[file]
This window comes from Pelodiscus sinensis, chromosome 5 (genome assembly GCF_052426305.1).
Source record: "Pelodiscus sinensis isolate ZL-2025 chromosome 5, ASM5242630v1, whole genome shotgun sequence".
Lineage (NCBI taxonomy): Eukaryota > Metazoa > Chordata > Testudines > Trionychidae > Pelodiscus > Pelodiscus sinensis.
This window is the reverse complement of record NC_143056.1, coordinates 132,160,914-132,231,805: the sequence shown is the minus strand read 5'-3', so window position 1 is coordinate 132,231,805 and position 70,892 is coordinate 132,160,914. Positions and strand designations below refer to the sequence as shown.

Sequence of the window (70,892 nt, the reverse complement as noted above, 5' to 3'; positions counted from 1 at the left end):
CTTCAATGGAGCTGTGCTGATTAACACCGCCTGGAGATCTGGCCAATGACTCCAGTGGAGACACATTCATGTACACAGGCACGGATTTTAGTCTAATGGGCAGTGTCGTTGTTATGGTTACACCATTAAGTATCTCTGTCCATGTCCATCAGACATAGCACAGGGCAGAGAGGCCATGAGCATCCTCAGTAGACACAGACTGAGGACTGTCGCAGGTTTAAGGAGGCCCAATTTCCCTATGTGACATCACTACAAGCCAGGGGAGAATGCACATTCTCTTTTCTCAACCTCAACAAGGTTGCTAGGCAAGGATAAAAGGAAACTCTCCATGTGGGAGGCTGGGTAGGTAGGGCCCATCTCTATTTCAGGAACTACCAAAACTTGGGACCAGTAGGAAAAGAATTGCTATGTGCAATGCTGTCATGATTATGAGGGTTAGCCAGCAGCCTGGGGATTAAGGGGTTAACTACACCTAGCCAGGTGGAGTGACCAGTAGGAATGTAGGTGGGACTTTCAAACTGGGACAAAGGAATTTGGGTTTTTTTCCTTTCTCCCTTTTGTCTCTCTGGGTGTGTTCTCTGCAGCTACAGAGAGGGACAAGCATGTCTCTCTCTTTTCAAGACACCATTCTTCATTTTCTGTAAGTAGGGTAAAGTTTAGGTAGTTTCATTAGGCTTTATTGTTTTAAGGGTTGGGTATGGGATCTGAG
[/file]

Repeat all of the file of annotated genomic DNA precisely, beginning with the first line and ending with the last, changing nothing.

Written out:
This window comes from Pelodiscus sinensis, chromosome 5 (genome assembly GCF_052426305.1).
Source record: "Pelodiscus sinensis isolate ZL-2025 chromosome 5, ASM5242630v1, whole genome shotgun sequence".
Lineage (NCBI taxonomy): Eukaryota > Metazoa > Chordata > Testudines > Trionychidae > Pelodiscus > Pelodiscus sinensis.
This window is the reverse complement of record NC_143056.1, coordinates 132,160,914-132,231,805: the sequence shown is the minus strand read 5'-3', so window position 1 is coordinate 132,231,805 and position 70,892 is coordinate 132,160,914. Positions and strand designations below refer to the sequence as shown.

Sequence of the window (70,892 nt, the reverse complement as noted above, 5' to 3'; positions counted from 1 at the left end):
CTTCAATGGAGCTGTGCTGATTAACACCGCCTGGAGATCTGGCCAATGACTCCAGTGGAGACACATTCATGTACACAGGCACGGATTTTAGTCTAATGGGCAGTGTCGTTGTTATGGTTACACCATTAAGTATCTCTGTCCATGTCCATCAGACATAGCACAGGGCAGAGAGGCCATGAGCATCCTCAGTAGACACAGACTGAGGACTGTCGCAGGTTTAAGGAGGCCCAATTTCCCTATGTGACATCACTACAAGCCAGGGGAGAATGCACATTCTCTTTTCTCAACCTCAACAAGGTTGCTAGGCAAGGATAAAAGGAAACTCTCCATGTGGGAGGCTGGGTAGGTAGGGCCCATCTCTATTTCAGGAACTACCAAAACTTGGGACCAGTAGGAAAAGAATTGCTATGTGCAATGCTGTCATGATTATGAGGGTTAGCCAGCAGCCTGGGGATTAAGGGGTTAACTACACCTAGCCAGGTGGAGTGACCAGTAGGAATGTAGGTGGGACTTTCAAACTGGGACAAAGGAATTTGGGTTTTTTTCCTTTCTCCCTTTTGTCTCTCTGGGTGTGTTCTCTGCAGCTACAGAGAGGGACAAGCATGTCTCTCTCTTTTCAAGACACCATTCTTCATTTTCTGTAAGTAGGGTAAAGTTTAGGTAGTTTCATTAGGCTTTATTGTTTTAAGGGTTGGGTATGGGATCTGAG